When it comes to phones, new materials and design concepts can lower costs and boost market appeal. At least that's what GE Plastics (Pittsfield, MA) found when it designed three prototype mobile phone housings. The project involved showing how high-performance plastics, coupled with advanced processing technology, could create unique products that are inexpensive, yet of high quality.
"These prototypes demonstrate potential responses to the needs and aspirations of specific user groups," says Dan Drees, GE Plastics industry manager, telecommunications. "Leading companies recognize that having unique products for each segment can improve profits and benefit the customers with a more 'custom' product. All three designs--a mass market Brand Phone, a Personal Phone, and a Kid's Phone--combine our simplified production processes to reduce cost and increase productivity, while using enhanced surface decoration to increase the aesthetic appearance of a mobile telephone."
The British product design consultancy Random Product Design prototyped the phone housings on an identical electronic module. Here's a look at each concept:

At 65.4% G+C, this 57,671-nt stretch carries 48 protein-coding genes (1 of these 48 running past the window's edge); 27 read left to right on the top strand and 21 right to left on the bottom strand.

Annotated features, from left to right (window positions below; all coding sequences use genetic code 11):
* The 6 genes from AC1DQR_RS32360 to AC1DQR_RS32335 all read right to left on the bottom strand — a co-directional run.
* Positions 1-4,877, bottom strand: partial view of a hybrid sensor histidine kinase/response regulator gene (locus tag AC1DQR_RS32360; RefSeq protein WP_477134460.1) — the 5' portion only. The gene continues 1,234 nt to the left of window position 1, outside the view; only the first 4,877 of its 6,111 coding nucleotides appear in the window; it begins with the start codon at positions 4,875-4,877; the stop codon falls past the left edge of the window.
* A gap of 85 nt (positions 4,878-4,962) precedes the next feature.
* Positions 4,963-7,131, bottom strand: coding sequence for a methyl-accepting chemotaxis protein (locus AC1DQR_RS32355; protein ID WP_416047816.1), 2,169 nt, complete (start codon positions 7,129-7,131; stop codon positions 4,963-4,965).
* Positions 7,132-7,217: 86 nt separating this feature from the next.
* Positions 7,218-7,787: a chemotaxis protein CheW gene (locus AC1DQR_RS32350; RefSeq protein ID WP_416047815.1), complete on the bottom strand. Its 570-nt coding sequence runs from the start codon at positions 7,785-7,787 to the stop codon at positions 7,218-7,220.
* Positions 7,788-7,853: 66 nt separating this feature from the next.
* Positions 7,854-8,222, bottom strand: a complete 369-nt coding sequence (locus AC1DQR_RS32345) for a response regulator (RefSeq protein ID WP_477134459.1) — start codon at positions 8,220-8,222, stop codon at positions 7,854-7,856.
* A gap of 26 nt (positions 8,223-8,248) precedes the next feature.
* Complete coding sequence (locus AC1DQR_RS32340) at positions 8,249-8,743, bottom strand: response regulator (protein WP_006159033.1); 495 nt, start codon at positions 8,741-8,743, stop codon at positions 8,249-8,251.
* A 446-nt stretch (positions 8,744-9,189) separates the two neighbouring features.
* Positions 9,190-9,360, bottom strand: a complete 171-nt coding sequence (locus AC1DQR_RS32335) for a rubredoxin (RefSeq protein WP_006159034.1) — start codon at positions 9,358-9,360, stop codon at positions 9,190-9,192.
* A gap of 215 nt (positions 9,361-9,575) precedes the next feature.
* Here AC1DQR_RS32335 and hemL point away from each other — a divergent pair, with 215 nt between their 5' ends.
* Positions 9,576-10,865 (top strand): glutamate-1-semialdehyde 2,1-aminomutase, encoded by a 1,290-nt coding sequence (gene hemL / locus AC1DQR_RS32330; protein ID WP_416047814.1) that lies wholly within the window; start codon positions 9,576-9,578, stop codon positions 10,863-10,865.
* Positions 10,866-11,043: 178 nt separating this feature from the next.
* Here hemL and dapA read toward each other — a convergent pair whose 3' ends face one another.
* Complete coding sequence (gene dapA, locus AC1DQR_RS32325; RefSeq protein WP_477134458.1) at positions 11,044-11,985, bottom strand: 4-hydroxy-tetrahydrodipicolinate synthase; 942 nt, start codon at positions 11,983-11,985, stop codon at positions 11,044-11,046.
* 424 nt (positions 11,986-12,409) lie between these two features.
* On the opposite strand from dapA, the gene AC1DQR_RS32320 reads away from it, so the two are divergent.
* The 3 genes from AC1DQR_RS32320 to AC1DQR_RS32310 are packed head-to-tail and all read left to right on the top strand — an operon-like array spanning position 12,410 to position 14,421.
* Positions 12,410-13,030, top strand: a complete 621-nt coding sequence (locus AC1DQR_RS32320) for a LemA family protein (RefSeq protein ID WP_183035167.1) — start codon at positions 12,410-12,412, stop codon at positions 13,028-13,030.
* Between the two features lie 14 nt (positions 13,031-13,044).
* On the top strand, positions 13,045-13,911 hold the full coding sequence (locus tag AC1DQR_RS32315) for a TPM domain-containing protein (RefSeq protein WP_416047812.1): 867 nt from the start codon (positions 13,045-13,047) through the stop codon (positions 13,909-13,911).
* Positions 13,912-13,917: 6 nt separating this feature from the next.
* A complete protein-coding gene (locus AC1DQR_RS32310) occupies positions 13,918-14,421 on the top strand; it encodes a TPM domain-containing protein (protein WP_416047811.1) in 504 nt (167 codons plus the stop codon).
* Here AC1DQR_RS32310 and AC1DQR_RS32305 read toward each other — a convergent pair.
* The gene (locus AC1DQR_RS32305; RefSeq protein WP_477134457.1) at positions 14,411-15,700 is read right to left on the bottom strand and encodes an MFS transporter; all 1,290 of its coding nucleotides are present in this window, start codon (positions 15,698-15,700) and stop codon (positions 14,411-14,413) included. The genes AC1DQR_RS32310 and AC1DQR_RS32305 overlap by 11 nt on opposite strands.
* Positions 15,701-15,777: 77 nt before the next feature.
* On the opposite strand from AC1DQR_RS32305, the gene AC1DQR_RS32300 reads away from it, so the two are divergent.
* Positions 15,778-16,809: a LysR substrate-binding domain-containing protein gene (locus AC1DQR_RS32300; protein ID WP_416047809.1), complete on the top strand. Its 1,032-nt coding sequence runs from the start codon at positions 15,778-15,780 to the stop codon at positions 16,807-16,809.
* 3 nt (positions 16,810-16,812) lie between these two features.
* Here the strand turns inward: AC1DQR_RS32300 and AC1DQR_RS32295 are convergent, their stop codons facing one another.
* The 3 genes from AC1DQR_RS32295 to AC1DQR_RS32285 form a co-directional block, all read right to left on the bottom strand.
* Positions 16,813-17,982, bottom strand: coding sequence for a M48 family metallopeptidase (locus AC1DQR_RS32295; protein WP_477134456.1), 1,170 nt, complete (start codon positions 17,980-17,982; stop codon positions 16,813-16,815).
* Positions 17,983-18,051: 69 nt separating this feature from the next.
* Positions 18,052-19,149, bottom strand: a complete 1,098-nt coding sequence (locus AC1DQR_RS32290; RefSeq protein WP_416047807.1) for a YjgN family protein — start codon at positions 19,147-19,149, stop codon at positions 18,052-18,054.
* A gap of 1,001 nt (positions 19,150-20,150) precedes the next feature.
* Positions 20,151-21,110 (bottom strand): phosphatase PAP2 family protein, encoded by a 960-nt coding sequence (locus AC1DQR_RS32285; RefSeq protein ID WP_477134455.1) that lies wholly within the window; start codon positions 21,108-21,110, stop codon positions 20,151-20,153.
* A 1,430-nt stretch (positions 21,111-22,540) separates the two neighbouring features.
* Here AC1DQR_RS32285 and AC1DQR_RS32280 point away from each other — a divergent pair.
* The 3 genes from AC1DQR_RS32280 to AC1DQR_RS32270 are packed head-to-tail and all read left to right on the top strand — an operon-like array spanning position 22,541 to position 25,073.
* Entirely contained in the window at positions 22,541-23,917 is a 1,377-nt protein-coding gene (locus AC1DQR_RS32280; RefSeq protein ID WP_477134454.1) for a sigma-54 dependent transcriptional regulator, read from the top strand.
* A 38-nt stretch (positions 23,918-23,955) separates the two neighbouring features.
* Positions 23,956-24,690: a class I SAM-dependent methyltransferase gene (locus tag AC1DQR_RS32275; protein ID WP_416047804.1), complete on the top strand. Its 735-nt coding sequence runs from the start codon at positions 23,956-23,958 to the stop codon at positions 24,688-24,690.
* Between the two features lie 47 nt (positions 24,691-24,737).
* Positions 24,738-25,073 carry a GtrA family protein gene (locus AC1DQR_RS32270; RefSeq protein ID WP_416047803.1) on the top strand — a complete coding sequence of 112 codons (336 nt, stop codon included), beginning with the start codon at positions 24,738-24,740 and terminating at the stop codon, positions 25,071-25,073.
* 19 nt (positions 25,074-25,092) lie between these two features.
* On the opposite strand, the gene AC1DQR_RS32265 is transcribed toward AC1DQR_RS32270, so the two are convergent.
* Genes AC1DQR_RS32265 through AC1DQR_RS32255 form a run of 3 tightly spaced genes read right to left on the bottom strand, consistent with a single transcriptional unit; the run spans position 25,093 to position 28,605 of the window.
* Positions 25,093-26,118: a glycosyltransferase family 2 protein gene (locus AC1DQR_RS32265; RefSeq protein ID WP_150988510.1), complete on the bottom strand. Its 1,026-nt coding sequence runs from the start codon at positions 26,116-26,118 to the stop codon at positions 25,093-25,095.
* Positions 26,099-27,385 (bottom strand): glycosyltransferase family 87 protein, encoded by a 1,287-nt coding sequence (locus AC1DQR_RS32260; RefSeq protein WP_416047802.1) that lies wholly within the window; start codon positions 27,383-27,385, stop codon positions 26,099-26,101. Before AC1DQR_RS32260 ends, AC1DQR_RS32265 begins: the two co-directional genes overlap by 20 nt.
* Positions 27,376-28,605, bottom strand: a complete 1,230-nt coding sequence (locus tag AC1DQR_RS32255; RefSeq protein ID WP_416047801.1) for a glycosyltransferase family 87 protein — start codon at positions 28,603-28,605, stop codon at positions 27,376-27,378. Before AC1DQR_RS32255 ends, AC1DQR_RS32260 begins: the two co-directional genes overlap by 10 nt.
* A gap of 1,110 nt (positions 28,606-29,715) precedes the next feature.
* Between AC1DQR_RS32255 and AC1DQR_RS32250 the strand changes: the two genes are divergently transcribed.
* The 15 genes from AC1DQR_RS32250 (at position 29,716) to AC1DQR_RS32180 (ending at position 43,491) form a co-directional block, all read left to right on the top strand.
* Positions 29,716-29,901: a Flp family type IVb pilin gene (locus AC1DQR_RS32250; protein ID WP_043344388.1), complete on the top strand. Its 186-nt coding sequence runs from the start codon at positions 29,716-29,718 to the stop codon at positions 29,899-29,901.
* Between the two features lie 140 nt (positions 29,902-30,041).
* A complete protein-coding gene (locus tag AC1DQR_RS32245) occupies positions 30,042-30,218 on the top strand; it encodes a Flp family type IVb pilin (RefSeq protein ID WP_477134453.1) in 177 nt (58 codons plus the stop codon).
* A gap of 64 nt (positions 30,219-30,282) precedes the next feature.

- The Brand Phone uses in-mold decoration to incorporate 3D graphics within a single-piece upper casement, while including innovative features, such as the key design and integrated lens. A single-piece printed film, injection-molded from the rear, extends across the entire front of the phone to carry logos, product messages, or graphics. Even small production runs could be completely personalized with messages or any variety of decorations.
- The Personal Phone features the use of a new generation of Cycoloy(reg) (polycarbonate/ABS) Magix(TM) resins to create special surface effects that range from marble and stone to metallic-effect finishes. It also incorporates thin-wall technology to allow more space for internal components, without sacrificing performance. The 0.8-mm-thick wall sections have high levels of impact resistance, strength, and heat resistance.
- The Kid's Phone, for children between the ages of 8 and 12, has a simple, yet creative design. A "home button," for example, could be programmed so that it automatically connects callers with their home phone number, while excluding other expensive services. It also has a built-in connector to take pre-paid cards. Colorful, soft-touch elastomers give the phone an appealing look and feel for the younger market.
"These phones are not intended as production models," Drees explains. "They simply demonstrate the capability of our materials, and show what might be achieved by incorporating the latest production techniques into established areas of design."